The Union Cycliste Internationale (UCI) has revealed the results of a survey on road cycling that the public participated in between July 10 and 16 – and the outcome was largely positive.
More than 22 300 people from 134 countries expressed their opinions on the state of competitive cycling and its future development.
What was revealed was that a large number of the respondents are active cyclists – 62% ride socially, 27% race and 21% ride to work.
Most associate the sport with positive terms such as “excitement” (58%), “bravery” (56%), “excelling oneself” (50%), “heroes” (37%), “respect” (37%) and “nature” (34%).
Around 70% say it is “easy to understand” and two-thirds feel the rules are “not too complicated”.
The vast majority are “very interested in road races” and 84% feel road-racing is “exciting to follow”, although 50% regret that the outcome is “predictable”.
The appeal of road cycling lies in the attitude of the riders and the special characteristics of each event. However, some aspects negate this positive perception.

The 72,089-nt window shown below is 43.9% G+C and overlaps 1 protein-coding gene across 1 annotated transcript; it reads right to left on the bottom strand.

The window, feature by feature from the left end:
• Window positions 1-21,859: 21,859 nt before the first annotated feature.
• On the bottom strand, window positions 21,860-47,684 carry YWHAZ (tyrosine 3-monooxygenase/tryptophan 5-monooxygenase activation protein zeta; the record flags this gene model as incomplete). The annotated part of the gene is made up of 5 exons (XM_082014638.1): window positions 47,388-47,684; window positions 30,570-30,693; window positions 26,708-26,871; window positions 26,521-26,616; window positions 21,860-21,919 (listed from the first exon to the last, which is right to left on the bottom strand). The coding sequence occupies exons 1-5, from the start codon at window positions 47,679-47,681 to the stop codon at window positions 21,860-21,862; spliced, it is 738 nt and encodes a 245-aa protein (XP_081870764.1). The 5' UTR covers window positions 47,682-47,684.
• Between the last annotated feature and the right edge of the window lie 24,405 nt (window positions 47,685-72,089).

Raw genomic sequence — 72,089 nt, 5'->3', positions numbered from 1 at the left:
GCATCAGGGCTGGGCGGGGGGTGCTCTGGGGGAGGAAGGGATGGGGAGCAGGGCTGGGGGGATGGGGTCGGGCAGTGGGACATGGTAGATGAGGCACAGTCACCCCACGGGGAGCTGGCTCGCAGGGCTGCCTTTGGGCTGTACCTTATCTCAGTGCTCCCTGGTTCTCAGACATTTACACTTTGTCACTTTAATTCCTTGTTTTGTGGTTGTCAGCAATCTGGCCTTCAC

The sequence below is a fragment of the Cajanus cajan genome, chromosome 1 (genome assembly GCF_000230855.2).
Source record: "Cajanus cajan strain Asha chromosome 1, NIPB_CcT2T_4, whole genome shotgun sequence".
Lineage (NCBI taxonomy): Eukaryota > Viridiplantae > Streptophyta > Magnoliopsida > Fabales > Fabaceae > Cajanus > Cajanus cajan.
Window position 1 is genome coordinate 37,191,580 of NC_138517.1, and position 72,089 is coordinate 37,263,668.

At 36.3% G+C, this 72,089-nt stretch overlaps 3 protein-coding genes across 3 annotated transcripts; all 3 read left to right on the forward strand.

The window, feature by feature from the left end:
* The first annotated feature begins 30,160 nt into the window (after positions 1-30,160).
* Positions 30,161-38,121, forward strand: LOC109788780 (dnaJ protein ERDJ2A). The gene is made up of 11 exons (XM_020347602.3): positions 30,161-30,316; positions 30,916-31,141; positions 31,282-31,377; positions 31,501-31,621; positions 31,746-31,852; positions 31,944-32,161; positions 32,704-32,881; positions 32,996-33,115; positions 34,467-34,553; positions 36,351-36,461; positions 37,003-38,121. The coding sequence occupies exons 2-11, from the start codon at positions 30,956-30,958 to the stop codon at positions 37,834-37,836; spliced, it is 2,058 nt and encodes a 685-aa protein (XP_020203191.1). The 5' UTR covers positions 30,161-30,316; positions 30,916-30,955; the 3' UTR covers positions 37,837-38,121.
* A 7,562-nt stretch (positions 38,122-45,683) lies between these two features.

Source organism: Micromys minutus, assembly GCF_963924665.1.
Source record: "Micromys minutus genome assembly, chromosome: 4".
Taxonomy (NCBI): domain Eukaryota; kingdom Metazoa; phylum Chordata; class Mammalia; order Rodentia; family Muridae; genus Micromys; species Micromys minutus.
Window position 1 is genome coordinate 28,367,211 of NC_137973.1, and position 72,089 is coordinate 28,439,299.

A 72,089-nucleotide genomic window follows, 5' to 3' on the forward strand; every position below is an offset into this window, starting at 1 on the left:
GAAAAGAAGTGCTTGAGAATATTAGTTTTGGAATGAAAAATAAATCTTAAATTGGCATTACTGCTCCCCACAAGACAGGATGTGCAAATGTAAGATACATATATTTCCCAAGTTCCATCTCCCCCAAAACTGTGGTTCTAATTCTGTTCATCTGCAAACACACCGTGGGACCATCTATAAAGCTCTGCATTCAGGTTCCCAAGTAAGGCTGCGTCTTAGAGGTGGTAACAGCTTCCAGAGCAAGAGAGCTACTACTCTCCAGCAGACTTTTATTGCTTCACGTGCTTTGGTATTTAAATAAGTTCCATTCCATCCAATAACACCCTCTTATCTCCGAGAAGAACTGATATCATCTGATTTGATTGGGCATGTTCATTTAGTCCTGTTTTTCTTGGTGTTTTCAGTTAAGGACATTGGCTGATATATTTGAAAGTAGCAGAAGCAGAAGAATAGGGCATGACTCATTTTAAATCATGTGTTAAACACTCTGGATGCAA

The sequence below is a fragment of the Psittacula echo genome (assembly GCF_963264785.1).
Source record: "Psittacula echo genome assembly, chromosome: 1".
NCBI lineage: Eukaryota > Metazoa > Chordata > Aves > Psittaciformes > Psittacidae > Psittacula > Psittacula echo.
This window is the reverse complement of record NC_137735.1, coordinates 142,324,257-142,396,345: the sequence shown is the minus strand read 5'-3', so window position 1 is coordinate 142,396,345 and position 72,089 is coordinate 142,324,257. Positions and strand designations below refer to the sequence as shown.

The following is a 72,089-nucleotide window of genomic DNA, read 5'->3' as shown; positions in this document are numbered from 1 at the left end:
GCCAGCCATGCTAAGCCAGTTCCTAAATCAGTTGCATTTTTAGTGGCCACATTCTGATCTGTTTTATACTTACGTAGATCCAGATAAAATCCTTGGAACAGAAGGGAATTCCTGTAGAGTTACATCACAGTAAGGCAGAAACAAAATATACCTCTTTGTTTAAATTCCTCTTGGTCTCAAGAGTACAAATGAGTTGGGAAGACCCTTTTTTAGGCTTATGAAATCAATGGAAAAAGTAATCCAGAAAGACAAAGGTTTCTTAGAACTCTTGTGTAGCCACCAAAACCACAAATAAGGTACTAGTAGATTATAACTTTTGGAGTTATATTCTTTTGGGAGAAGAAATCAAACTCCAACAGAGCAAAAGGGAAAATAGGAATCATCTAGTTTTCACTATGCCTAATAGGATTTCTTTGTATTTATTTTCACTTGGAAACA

Those mentioned include earpieces (48%), the use of power meters by riders (40%) and the variations in budgets between teams (39%).
Another issue raised was difficulty finding a media outlet that offers coverage. The majority follow events on TV (68%), with 21% using a PC/laptop, 6% a mobile phone and 4% a tablet. Of the respondents, 65% share and follow cycling-related content on social media.
Forty percent like the fact that races are shown live and in full, but 26% prefer watching the final hours that includes a summary of the start, while 21% prefer watching without the summary.
“The consultation shows us that road cycling enjoys a positive image with the fans, regardless of which continent they are from, and that generally speaking they are satisfied with the sport and the coverage on offer,” said UCI president David Lappartient.
“They also told us, however, that there is room for improvement, such as making more information and data available during broadcasts and that serious thought should be given to aspects seen as potentially damaging to the appeal of road cycling.”
He added that they were continuing with their consultation work and the consideration of possible changes aimed at making cycling even more attractive.
“The working group looking into this has already met once and its members will meet again in the near future; in parallel, interviews with different stakeholders continue.
“A series of proposals will be drawn up on this basis and put before the Professional Cycling Council and the UCI Management Committee for their approval in 2020.”